A group of families from the east tell WITN they got letters Christmas Eve stating their loved ones, who suffer from mental illness and live at a group home in Duplin County, could be kicked out at the end of January.
That is the fate facing 1,700 mentally ill residents across the state who may have to find a new place to live because of Medicaid changes.
At the Windham Hall Home for Adults in Kenansville, 41 residents received the letters.
Alphonso Dudley's brother has paranoid schizophrenia and has been at the facility for 17 years. Dudley says, "If he gets kicked out, we don't know what could happen."
Lynwood McCandless' son has both schizophrenia and bipolar disorder. They say if he isn't professionally monitored to take his medications, he becomes violent. Lynwood says, "There is no way he could function without medication. He would be dangerous to himself, possibly to the public, and I know because we've been through that before."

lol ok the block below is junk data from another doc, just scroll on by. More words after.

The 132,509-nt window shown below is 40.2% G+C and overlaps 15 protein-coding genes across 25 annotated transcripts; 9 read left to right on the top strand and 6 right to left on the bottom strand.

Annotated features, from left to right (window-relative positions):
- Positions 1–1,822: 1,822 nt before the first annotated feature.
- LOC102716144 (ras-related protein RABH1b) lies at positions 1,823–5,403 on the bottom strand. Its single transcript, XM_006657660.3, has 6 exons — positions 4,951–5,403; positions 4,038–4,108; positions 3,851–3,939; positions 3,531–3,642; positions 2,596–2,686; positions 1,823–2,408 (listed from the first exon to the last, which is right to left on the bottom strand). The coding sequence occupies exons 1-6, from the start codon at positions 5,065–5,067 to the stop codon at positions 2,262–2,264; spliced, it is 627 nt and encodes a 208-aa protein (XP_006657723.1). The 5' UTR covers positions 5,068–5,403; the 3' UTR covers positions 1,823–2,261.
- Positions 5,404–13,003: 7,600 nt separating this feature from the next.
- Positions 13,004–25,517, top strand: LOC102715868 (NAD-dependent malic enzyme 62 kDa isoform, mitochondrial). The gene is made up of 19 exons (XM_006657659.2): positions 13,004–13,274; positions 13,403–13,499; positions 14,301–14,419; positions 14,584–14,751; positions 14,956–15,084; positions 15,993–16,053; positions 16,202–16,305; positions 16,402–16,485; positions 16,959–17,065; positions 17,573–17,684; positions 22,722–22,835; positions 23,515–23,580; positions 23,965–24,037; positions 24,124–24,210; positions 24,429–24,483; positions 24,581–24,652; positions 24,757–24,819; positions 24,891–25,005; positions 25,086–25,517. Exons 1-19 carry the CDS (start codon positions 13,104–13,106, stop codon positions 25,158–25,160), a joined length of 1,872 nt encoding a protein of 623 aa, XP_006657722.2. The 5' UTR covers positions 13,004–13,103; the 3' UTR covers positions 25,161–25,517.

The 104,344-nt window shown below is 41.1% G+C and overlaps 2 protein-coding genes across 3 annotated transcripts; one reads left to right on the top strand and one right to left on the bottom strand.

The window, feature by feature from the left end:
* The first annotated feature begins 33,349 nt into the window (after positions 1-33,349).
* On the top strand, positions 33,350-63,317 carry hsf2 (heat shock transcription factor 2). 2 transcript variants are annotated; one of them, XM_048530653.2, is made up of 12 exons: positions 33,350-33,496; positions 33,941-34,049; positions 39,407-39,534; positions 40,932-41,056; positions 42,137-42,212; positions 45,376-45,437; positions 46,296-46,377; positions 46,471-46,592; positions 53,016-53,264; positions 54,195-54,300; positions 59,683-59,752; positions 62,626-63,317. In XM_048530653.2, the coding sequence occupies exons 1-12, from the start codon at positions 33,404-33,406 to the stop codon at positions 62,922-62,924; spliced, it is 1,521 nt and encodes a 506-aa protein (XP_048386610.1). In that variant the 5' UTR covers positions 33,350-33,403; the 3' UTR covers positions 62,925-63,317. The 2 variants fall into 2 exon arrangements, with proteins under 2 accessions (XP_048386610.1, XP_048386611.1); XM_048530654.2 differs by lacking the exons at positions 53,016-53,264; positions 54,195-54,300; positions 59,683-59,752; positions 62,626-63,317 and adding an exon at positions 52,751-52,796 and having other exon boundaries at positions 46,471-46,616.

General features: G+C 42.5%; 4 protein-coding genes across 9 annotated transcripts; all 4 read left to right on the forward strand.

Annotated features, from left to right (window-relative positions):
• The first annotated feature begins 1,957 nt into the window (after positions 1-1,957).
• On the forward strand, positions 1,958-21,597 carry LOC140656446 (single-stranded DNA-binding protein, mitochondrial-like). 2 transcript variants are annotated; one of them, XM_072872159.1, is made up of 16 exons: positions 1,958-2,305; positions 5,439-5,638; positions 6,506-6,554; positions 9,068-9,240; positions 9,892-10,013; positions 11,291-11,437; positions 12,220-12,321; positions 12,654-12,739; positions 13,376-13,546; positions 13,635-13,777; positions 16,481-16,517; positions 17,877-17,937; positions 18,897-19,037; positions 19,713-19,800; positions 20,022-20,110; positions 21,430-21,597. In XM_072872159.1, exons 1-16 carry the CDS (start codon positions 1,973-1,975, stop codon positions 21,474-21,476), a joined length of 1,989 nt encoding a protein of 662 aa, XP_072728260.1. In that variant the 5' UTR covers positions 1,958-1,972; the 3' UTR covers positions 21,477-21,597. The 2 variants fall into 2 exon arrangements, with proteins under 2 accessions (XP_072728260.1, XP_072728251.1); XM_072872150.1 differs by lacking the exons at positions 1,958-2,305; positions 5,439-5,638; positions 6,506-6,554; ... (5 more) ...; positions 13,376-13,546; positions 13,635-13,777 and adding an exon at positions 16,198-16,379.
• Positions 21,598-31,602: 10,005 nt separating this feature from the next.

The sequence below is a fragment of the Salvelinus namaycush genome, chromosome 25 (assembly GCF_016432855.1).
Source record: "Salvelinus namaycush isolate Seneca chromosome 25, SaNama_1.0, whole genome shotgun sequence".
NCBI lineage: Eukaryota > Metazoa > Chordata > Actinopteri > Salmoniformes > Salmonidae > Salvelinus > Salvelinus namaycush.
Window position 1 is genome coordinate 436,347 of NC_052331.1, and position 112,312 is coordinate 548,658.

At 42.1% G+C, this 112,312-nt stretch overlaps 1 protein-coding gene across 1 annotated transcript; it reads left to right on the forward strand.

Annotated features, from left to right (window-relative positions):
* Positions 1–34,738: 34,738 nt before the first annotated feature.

These families say they can't take care of their loved ones themselves, but changes in medicaid might force them to do just that. The government funded health care is making some big changes in their personal care services. People in group homes will need to show they need help with several basic functions to get money.
Officials at the North Carolina Department of Health and Human Services say these families can appeal, and their loved ones will be reassessed.
Last week Governor Bev Perdue moved a million dollars in the General Assembly's budget to allow these residents to stay in group homes through the month of January. Perdue says this extra money gives incoming Governor Pat McCrory and the Republican led General Assembly time to figure out a longer-term fix.